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Guest Post by Karen Sullivan

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Last year Karen Sullivan decided to start her own publishing company, a very brave thing to do.  You can read the guest post which Karen wrote for my blog at the beginning of her new venture:-

https://aloverofbooks.wordpress.com/2014/12/17/orenda-books/

This lady is truly amazing and in the past year has come such a long way.  I thought it would be nice if Karen could write another post about what she has achieved and what is in store for the next year.  Prepare to be amazed.

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Orenda Books … one year on

Karen Sullivan, Publisher

Just about a year ago, I wrote my first blog post for Sonya Alford, explaining the reasons why I’d decided to start my own independent publishing company, and outlining my expectations (dreams, really) for the future. It has been an exceptional year, full of drama and excitement, and every one of my authors has provided magical moments and experienced wonderful successes!

From Paul Hardisty appearing on the shortlist for the CWA John Creasey (New Blood) Dagger, and amassing over 150 five-star reviews online for The Abrupt Physics of Dying to Louise Beech bringing readers to tears and already appearing on countless ‘Books of the Year’ lists, just a couple of months after publication, my wonderful debut authors have created waves in a market that is flooded with books and great writing.

Another marvellous debut, David F. Ross achieved critical heaven with The Last Days of Disco, being hailed as the finest new Scottish voice, and compared to Irvine Welsh and John Niven (his heroes, and mine). And then there was the phenomenon that is Snowblind. Ragnar Jonasson’s debut crime thriller, set in the northernmost town of Iceland and lovingly translated by Quentin Bates, has been an international bestseller, prompting three reprints and an ongoing and welcome stream of excellent reviews! With the sequel, Nightblind, just out, it looks like the Dark Iceland series will continue to top the charts and wow readers with its wonderful amalgamation of the classic British mystery and some stunning Iceland noir!

It has been an honour to publish Gunnar Staalesen’s We Shall Inherit the Wind, translated by the inimitable Don Bartlett, and to see the wealth of serious and glowing review coverage it has received. Staalesen’s fame outside of the English language looks set to be repeated here, and at the beginning of at least three Varg Veum thrillers published by Orenda, and with a TV series in the making, this is astoundingly good news!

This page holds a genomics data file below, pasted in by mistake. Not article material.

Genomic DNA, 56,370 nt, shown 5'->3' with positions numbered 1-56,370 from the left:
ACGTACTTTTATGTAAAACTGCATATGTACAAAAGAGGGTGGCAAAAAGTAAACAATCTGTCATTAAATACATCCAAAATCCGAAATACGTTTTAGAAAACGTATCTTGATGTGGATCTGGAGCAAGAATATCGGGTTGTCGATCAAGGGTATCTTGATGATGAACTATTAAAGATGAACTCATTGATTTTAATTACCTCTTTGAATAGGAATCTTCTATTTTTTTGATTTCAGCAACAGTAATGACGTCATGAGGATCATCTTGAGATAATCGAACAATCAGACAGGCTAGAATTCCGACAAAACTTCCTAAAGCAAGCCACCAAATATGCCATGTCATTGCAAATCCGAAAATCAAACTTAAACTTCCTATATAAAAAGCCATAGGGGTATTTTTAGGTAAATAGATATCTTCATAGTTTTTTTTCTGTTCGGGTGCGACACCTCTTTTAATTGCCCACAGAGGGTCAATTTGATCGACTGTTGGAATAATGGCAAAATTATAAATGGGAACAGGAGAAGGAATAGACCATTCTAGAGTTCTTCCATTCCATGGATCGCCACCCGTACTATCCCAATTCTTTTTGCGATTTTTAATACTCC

The incredible Kati Hiekkapelto has established herself as one of the foremost proponents of Nordic Noir, and The Defenceless, translated by David Hackston not only won Best Finnish Crime Novel of 2014, but it’s up for the Glass Key (previous winners include Henning Mankell, Stieg Larsson and Jo Nesbo, among others) next year, with the third of the Anna Fekete series to follow in Autumn 2016.

Each of these authors has books to look forward to next year. Claymore Straker returns in The Evolution of Fear, which finds Hardisty at his most thrilling best. The Rise and Fall of the Miraculous Vespas carries on David Ross’s heartwarming, hilarious Disco Days series, and Where Roses Never Die is, by all accounts, Staalesen’s finest EVER book. We’ve got more Ragnar Jonasson and Kati Hiekkapelto, and Louise Beech’s beautiful The Mountain in My Shoe will undoubtedly secure her place in the bestseller lists.

And there is more! Amanda Jennings’ exquisite In Her Wake has been tipped as Book of the Year already (!), and we’ve got two wonderful Detective Kubu thrillers by the South African crime-writing duo Michael Stanley: Deadly Harvest and A Death in the Family, both of which have received critical acclaim in the USA and South Africa. Ex-Met Police officer Matt Johnson brings us the nail-biting Wicked Game, and debut novelist Michael Grothaus’s Epiphany Jones will raise eyebrows, shock, entertain and move in one of the most staggering books I’ve read in some time. An important book, a timely, intelligent thriller, Jihadi: A Love Story is published in February, and Yusuf Toropov’s debut has already been called ‘Searing’ by Publishers Weekly. Watch that space! We’ve got Norwegian bestselling author Agnes Ravatn with her melancholic, dizzyingly wonderful The Bird Tribunal, translated by Rosie Hedger, and Michael J. Malone’s timely and page-turning thriller A Suitable Lie. It’s lucky 13 for Orenda next year, with even more great authors lined up for 2017, including Norwegian supremo Thomas Enger, a beautiful retelling of the Selkie legend by Su Bristow and a few more stunners that have yet to be announced.

So what has this year been like? It’s been full of joy! We are building authors at Orenda, and every little success en route has been the most satisfying and rewarding experience ever! Seeing the pure pleasure on an author’s face when he/she holds a first or a new book in their hands is just magical. Talk about mystical energy …

It’s also been nailbiting! I’ve had to learn how to promote books with zero experience, present to sales teams around the world, pitch to festival directors and the press, run a busy website, juggle cash flow, work closely with authors to make sure their books are absolutely perfect, and arrange author tours and events!